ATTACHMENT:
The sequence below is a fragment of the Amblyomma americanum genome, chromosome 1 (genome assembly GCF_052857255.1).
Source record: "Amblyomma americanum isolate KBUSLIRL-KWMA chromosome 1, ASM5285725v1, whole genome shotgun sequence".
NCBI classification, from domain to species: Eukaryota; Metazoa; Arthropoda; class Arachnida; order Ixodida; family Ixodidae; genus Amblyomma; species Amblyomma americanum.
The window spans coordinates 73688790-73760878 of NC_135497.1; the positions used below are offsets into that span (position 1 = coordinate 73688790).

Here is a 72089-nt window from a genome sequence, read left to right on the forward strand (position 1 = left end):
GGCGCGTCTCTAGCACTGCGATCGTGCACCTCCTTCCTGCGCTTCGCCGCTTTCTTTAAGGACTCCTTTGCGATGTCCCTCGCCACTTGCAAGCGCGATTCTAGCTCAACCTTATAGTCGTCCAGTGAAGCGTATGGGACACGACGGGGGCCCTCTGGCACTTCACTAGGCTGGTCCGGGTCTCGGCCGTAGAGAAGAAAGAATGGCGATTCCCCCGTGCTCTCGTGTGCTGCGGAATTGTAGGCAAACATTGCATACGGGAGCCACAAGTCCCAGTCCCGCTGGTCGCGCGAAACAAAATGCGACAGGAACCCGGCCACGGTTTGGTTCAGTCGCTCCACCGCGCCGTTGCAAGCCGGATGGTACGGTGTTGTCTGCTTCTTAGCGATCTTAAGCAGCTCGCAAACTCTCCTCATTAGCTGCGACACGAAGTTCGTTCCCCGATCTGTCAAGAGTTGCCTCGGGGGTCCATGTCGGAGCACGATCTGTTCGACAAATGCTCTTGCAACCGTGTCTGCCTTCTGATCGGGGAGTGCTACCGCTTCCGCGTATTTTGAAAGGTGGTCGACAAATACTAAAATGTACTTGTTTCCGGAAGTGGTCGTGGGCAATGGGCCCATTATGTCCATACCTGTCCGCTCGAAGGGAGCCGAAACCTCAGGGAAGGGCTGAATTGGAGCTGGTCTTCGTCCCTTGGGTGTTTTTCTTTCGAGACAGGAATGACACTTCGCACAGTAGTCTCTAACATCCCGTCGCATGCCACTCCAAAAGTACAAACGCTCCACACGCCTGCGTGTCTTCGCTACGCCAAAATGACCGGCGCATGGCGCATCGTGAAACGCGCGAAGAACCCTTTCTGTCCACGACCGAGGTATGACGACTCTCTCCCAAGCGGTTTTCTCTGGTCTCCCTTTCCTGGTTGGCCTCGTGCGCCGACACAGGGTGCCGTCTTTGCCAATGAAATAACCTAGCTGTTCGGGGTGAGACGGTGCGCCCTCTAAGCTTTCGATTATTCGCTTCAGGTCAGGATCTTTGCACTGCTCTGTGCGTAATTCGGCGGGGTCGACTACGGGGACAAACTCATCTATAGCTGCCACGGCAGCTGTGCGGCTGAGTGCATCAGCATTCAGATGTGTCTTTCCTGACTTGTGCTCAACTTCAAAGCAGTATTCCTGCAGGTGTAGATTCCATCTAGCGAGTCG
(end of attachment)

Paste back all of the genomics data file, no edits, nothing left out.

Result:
The sequence below is a fragment of the Amblyomma americanum genome, chromosome 1 (genome assembly GCF_052857255.1).
Source record: "Amblyomma americanum isolate KBUSLIRL-KWMA chromosome 1, ASM5285725v1, whole genome shotgun sequence".
NCBI classification, from domain to species: Eukaryota; Metazoa; Arthropoda; class Arachnida; order Ixodida; family Ixodidae; genus Amblyomma; species Amblyomma americanum.
The window spans coordinates 73688790-73760878 of NC_135497.1; the positions used below are offsets into that span (position 1 = coordinate 73688790).

Here is a 72089-nt window from a genome sequence, read left to right on the forward strand (position 1 = left end):
GGCGCGTCTCTAGCACTGCGATCGTGCACCTCCTTCCTGCGCTTCGCCGCTTTCTTTAAGGACTCCTTTGCGATGTCCCTCGCCACTTGCAAGCGCGATTCTAGCTCAACCTTATAGTCGTCCAGTGAAGCGTATGGGACACGACGGGGGCCCTCTGGCACTTCACTAGGCTGGTCCGGGTCTCGGCCGTAGAGAAGAAAGAATGGCGATTCCCCCGTGCTCTCGTGTGCTGCGGAATTGTAGGCAAACATTGCATACGGGAGCCACAAGTCCCAGTCCCGCTGGTCGCGCGAAACAAAATGCGACAGGAACCCGGCCACGGTTTGGTTCAGTCGCTCCACCGCGCCGTTGCAAGCCGGATGGTACGGTGTTGTCTGCTTCTTAGCGATCTTAAGCAGCTCGCAAACTCTCCTCATTAGCTGCGACACGAAGTTCGTTCCCCGATCTGTCAAGAGTTGCCTCGGGGGTCCATGTCGGAGCACGATCTGTTCGACAAATGCTCTTGCAACCGTGTCTGCCTTCTGATCGGGGAGTGCTACCGCTTCCGCGTATTTTGAAAGGTGGTCGACAAATACTAAAATGTACTTGTTTCCGGAAGTGGTCGTGGGCAATGGGCCCATTATGTCCATACCTGTCCGCTCGAAGGGAGCCGAAACCTCAGGGAAGGGCTGAATTGGAGCTGGTCTTCGTCCCTTGGGTGTTTTTCTTTCGAGACAGGAATGACACTTCGCACAGTAGTCTCTAACATCCCGTCGCATGCCACTCCAAAAGTACAAACGCTCCACACGCCTGCGTGTCTTCGCTACGCCAAAATGACCGGCGCATGGCGCATCGTGAAACGCGCGAAGAACCCTTTCTGTCCACGACCGAGGTATGACGACTCTCTCCCAAGCGGTTTTCTCTGGTCTCCCTTTCCTGGTTGGCCTCGTGCGCCGACACAGGGTGCCGTCTTTGCCAATGAAATAACCTAGCTGTTCGGGGTGAGACGGTGCGCCCTCTAAGCTTTCGATTATTCGCTTCAGGTCAGGATCTTTGCACTGCTCTGTGCGTAATTCGGCGGGGTCGACTACGGGGACAAACTCATCTATAGCTGCCACGGCAGCTGTGCGGCTGAGTGCATCAGCATTCAGATGTGTCTTTCCTGACTTGTGCTCAACTTCAAAGCAGTATTCCTGCAGGTGTAGATTCCATCTAGCGAGTCG